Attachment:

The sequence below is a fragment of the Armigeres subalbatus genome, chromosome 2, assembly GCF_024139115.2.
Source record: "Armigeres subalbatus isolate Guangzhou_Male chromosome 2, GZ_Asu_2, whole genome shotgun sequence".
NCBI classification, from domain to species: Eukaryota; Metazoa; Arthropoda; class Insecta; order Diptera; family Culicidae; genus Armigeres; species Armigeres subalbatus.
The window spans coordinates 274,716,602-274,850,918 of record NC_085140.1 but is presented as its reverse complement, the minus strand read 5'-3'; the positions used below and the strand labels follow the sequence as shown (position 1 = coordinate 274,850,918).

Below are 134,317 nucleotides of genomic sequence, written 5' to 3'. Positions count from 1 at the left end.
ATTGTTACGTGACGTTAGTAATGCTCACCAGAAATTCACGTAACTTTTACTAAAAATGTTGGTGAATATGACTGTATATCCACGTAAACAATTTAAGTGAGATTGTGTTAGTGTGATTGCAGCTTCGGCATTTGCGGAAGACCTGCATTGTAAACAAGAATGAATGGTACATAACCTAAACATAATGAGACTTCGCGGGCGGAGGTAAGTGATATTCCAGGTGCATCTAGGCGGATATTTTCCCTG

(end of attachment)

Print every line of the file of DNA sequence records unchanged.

The sequence below is a fragment of the Armigeres subalbatus genome, chromosome 2, assembly GCF_024139115.2.
Source record: "Armigeres subalbatus isolate Guangzhou_Male chromosome 2, GZ_Asu_2, whole genome shotgun sequence".
NCBI classification, from domain to species: Eukaryota; Metazoa; Arthropoda; class Insecta; order Diptera; family Culicidae; genus Armigeres; species Armigeres subalbatus.
The window spans coordinates 274,716,602-274,850,918 of record NC_085140.1 but is presented as its reverse complement, the minus strand read 5'-3'; the positions used below and the strand labels follow the sequence as shown (position 1 = coordinate 274,850,918).

Below are 134,317 nucleotides of genomic sequence, written 5' to 3'. Positions count from 1 at the left end.
ATTGTTACGTGACGTTAGTAATGCTCACCAGAAATTCACGTAACTTTTACTAAAAATGTTGGTGAATATGACTGTATATCCACGTAAACAATTTAAGTGAGATTGTGTTAGTGTGATTGCAGCTTCGGCATTTGCGGAAGACCTGCATTGTAAACAAGAATGAATGGTACATAACCTAAACATAATGAGACTTCGCGGGCGGAGGTAAGTGATATTCCAGGTGCATCTAGGCGGATATTTTCCCTG